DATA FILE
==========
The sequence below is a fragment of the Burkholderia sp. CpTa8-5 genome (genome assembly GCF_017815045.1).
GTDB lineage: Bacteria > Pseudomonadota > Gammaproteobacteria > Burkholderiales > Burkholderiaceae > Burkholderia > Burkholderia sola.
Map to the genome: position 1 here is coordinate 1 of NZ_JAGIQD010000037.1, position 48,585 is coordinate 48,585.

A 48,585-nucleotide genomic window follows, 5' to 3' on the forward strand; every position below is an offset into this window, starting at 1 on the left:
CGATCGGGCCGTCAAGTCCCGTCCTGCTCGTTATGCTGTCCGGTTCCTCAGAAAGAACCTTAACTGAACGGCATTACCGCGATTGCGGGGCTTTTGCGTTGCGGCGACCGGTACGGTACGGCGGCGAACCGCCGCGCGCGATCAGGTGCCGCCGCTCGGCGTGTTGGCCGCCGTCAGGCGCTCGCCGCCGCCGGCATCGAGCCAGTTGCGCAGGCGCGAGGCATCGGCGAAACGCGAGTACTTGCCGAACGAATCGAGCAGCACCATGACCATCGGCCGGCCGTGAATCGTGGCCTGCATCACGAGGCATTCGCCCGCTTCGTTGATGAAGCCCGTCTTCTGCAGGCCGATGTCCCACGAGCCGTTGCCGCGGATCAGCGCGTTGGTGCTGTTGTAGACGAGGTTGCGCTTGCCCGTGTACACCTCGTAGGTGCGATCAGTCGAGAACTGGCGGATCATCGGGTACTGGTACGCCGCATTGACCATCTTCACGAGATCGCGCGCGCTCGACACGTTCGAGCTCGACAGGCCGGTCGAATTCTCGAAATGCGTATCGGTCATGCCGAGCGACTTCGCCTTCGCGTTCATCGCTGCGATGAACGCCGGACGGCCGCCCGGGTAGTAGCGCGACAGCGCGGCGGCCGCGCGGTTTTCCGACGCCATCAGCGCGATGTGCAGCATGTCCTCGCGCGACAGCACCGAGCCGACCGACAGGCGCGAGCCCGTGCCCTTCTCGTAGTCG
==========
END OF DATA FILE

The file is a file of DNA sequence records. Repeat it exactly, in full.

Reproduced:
The sequence below is a fragment of the Burkholderia sp. CpTa8-5 genome (genome assembly GCF_017815045.1).
GTDB lineage: Bacteria > Pseudomonadota > Gammaproteobacteria > Burkholderiales > Burkholderiaceae > Burkholderia > Burkholderia sola.
Map to the genome: position 1 here is coordinate 1 of NZ_JAGIQD010000037.1, position 48,585 is coordinate 48,585.

A 48,585-nucleotide genomic window follows, 5' to 3' on the forward strand; every position below is an offset into this window, starting at 1 on the left:
CGATCGGGCCGTCAAGTCCCGTCCTGCTCGTTATGCTGTCCGGTTCCTCAGAAAGAACCTTAACTGAACGGCATTACCGCGATTGCGGGGCTTTTGCGTTGCGGCGACCGGTACGGTACGGCGGCGAACCGCCGCGCGCGATCAGGTGCCGCCGCTCGGCGTGTTGGCCGCCGTCAGGCGCTCGCCGCCGCCGGCATCGAGCCAGTTGCGCAGGCGCGAGGCATCGGCGAAACGCGAGTACTTGCCGAACGAATCGAGCAGCACCATGACCATCGGCCGGCCGTGAATCGTGGCCTGCATCACGAGGCATTCGCCCGCTTCGTTGATGAAGCCCGTCTTCTGCAGGCCGATGTCCCACGAGCCGTTGCCGCGGATCAGCGCGTTGGTGCTGTTGTAGACGAGGTTGCGCTTGCCCGTGTACACCTCGTAGGTGCGATCAGTCGAGAACTGGCGGATCATCGGGTACTGGTACGCCGCATTGACCATCTTCACGAGATCGCGCGCGCTCGACACGTTCGAGCTCGACAGGCCGGTCGAATTCTCGAAATGCGTATCGGTCATGCCGAGCGACTTCGCCTTCGCGTTCATCGCTGCGATGAACGCCGGACGGCCGCCCGGGTAGTAGCGCGACAGCGCGGCGGCCGCGCGGTTTTCCGACGCCATCAGCGCGATGTGCAGCATGTCCTCGCGCGACAGCACCGAGCCGACCGACAGGCGCGAGCCCGTGCCCTTCTCGTAGTCG